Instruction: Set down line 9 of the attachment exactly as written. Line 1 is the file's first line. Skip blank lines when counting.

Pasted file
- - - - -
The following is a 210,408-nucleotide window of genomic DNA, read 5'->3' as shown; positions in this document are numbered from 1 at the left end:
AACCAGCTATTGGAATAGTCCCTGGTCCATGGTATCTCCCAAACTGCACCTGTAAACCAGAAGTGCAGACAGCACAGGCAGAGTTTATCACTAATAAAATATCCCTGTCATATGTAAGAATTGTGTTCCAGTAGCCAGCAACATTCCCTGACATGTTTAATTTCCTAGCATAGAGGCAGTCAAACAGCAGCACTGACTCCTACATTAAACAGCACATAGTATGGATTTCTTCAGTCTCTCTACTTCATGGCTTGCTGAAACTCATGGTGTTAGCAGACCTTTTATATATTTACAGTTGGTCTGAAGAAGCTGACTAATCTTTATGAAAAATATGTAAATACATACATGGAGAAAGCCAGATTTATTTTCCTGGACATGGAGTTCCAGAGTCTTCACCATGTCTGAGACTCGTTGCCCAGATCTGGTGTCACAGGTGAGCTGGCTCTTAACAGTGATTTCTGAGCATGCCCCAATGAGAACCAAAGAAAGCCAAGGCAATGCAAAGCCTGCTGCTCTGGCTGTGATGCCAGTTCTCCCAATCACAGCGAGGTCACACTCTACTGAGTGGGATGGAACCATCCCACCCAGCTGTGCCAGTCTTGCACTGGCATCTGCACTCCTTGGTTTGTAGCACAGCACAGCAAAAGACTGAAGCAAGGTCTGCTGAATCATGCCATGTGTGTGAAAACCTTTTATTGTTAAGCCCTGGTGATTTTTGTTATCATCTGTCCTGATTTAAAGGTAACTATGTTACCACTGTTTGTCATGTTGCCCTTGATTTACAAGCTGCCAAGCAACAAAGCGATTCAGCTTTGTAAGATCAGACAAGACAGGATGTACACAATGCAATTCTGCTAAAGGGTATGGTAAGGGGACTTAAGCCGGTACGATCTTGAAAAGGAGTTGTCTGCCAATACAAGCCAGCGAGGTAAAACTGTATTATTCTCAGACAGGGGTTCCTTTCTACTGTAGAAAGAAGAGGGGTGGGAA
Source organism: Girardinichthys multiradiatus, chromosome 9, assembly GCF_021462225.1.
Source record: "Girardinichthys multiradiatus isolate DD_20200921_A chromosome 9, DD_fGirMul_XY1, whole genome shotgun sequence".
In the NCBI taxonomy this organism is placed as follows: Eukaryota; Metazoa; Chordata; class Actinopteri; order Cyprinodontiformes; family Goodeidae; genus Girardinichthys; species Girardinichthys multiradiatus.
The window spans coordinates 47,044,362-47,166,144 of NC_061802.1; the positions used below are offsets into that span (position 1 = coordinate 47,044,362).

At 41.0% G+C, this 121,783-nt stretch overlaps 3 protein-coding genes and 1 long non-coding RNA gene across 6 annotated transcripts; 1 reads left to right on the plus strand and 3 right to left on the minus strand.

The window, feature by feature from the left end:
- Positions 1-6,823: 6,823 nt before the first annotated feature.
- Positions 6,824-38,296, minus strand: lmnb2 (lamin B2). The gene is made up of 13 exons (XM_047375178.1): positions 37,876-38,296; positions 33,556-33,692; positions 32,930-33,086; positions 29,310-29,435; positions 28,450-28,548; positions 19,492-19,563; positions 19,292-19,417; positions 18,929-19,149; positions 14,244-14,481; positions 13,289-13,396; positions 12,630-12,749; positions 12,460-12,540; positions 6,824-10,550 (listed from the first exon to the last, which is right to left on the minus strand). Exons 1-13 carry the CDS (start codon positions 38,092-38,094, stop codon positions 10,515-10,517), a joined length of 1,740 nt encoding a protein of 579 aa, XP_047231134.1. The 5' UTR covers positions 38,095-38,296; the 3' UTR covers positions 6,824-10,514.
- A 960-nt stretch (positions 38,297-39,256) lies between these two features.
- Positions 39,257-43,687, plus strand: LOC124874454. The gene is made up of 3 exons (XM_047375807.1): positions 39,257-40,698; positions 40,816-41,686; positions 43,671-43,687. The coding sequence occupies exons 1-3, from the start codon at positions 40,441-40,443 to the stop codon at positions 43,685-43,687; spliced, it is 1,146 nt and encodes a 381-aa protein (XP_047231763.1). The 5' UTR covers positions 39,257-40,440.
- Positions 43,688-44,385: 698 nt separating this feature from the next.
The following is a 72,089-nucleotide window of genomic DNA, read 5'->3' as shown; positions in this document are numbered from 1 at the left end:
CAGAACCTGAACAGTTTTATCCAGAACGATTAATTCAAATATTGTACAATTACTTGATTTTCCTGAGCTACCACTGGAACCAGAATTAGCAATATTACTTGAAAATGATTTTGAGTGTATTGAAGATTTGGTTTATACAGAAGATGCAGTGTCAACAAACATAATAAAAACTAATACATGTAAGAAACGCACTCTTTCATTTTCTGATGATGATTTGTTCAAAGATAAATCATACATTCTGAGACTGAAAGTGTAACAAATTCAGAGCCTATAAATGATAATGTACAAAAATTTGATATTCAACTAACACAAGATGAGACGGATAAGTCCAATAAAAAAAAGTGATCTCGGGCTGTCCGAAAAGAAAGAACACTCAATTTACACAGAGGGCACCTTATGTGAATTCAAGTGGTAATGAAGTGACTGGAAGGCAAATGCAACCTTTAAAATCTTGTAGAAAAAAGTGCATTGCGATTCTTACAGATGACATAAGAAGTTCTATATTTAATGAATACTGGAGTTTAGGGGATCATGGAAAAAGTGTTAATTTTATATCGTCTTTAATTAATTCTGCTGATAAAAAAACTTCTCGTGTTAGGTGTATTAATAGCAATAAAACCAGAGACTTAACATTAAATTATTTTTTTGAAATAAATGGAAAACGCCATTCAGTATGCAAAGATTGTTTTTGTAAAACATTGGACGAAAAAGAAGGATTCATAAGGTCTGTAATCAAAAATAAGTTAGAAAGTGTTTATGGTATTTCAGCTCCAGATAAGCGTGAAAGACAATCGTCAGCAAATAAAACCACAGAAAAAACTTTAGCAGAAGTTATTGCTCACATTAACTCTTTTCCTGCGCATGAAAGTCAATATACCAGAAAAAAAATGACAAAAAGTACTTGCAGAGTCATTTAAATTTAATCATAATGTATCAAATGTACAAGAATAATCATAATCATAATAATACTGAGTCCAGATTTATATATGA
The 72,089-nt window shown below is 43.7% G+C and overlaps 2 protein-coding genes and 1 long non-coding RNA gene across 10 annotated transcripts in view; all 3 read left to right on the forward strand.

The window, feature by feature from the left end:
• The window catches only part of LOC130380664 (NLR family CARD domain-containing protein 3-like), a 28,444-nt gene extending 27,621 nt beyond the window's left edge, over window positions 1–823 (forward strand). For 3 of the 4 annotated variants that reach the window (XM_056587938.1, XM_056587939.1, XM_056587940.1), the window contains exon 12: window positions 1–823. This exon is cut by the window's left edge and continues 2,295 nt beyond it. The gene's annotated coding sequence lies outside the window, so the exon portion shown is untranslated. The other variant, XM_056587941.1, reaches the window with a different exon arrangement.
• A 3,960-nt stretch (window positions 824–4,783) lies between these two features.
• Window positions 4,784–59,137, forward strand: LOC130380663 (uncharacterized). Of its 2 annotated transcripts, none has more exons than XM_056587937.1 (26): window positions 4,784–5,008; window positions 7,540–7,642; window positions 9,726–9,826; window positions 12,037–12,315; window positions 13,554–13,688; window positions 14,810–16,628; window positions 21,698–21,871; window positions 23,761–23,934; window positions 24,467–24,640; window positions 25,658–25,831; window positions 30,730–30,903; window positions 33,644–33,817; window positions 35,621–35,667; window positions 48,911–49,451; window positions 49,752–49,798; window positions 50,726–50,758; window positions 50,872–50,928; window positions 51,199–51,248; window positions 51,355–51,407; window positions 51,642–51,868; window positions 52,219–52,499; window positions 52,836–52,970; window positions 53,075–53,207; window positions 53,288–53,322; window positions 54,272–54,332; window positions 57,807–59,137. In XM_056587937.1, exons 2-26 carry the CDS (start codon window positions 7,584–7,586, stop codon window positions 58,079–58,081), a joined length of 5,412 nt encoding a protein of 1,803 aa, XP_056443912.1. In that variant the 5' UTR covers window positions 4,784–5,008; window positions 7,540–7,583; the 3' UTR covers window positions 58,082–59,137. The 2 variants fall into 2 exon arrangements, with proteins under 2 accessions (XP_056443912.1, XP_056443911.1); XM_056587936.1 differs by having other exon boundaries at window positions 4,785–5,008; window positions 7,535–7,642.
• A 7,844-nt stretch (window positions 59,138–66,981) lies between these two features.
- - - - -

- Positions 1-6,823: 6,823 nt before the first annotated feature.